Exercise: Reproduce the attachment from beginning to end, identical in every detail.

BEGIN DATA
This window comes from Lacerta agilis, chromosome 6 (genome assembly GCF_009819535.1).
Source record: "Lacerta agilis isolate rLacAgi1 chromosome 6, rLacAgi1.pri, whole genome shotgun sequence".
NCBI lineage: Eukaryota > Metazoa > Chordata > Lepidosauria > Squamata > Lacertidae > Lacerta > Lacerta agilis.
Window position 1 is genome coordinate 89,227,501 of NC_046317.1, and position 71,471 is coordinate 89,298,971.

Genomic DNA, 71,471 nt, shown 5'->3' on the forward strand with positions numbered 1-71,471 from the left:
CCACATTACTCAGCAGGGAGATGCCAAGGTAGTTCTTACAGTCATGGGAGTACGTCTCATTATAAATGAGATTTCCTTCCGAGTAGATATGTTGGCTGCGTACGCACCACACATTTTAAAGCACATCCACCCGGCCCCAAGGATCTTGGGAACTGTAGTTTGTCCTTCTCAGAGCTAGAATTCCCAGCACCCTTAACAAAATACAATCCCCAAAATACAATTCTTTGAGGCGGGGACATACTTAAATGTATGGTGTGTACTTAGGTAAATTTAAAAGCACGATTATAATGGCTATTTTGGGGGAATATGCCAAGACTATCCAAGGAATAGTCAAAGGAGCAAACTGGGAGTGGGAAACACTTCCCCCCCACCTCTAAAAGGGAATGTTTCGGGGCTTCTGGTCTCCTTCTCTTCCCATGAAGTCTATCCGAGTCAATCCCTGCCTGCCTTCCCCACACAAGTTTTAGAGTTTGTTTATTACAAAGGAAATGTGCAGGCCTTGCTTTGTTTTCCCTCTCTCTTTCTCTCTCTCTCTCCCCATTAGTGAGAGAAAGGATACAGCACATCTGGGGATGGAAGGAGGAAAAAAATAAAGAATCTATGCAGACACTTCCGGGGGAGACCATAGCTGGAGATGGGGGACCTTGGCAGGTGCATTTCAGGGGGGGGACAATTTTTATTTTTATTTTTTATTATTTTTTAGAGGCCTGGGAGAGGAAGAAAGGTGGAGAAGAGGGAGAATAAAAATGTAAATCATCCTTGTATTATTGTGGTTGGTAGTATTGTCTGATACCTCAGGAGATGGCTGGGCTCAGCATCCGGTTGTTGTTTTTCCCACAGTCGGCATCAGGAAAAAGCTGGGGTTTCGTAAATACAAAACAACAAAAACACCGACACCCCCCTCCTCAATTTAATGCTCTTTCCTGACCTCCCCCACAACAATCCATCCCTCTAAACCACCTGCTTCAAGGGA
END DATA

This window comes from Lacerta agilis, chromosome 6 (genome assembly GCF_009819535.1).
Source record: "Lacerta agilis isolate rLacAgi1 chromosome 6, rLacAgi1.pri, whole genome shotgun sequence".
NCBI lineage: Eukaryota > Metazoa > Chordata > Lepidosauria > Squamata > Lacertidae > Lacerta > Lacerta agilis.
Window position 1 is genome coordinate 89,227,501 of NC_046317.1, and position 71,471 is coordinate 89,298,971.

Genomic DNA, 71,471 nt, shown 5'->3' on the forward strand with positions numbered 1-71,471 from the left:
CCACATTACTCAGCAGGGAGATGCCAAGGTAGTTCTTACAGTCATGGGAGTACGTCTCATTATAAATGAGATTTCCTTCCGAGTAGATATGTTGGCTGCGTACGCACCACACATTTTAAAGCACATCCACCCGGCCCCAAGGATCTTGGGAACTGTAGTTTGTCCTTCTCAGAGCTAGAATTCCCAGCACCCTTAACAAAATACAATCCCCAAAATACAATTCTTTGAGGCGGGGACATACTTAAATGTATGGTGTGTACTTAGGTAAATTTAAAAGCACGATTATAATGGCTATTTTGGGGGAATATGCCAAGACTATCCAAGGAATAGTCAAAGGAGCAAACTGGGAGTGGGAAACACTTCCCCCCCACCTCTAAAAGGGAATGTTTCGGGGCTTCTGGTCTCCTTCTCTTCCCATGAAGTCTATCCGAGTCAATCCCTGCCTGCCTTCCCCACACAAGTTTTAGAGTTTGTTTATTACAAAGGAAATGTGCAGGCCTTGCTTTGTTTTCCCTCTCTCTTTCTCTCTCTCTCTCCCCATTAGTGAGAGAAAGGATACAGCACATCTGGGGATGGAAGGAGGAAAAAAATAAAGAATCTATGCAGACACTTCCGGGGGAGACCATAGCTGGAGATGGGGGACCTTGGCAGGTGCATTTCAGGGGGGGGACAATTTTTATTTTTATTTTTTATTATTTTTTAGAGGCCTGGGAGAGGAAGAAAGGTGGAGAAGAGGGAGAATAAAAATGTAAATCATCCTTGTATTATTGTGGTTGGTAGTATTGTCTGATACCTCAGGAGATGGCTGGGCTCAGCATCCGGTTGTTGTTTTTCCCACAGTCGGCATCAGGAAAAAGCTGGGGTTTCGTAAATACAAAACAACAAAAACACCGACACCCCCCTCCTCAATTTAATGCTCTTTCCTGACCTCCCCCACAACAATCCATCCCTCTAAACCACCTGCTTCAAGGGA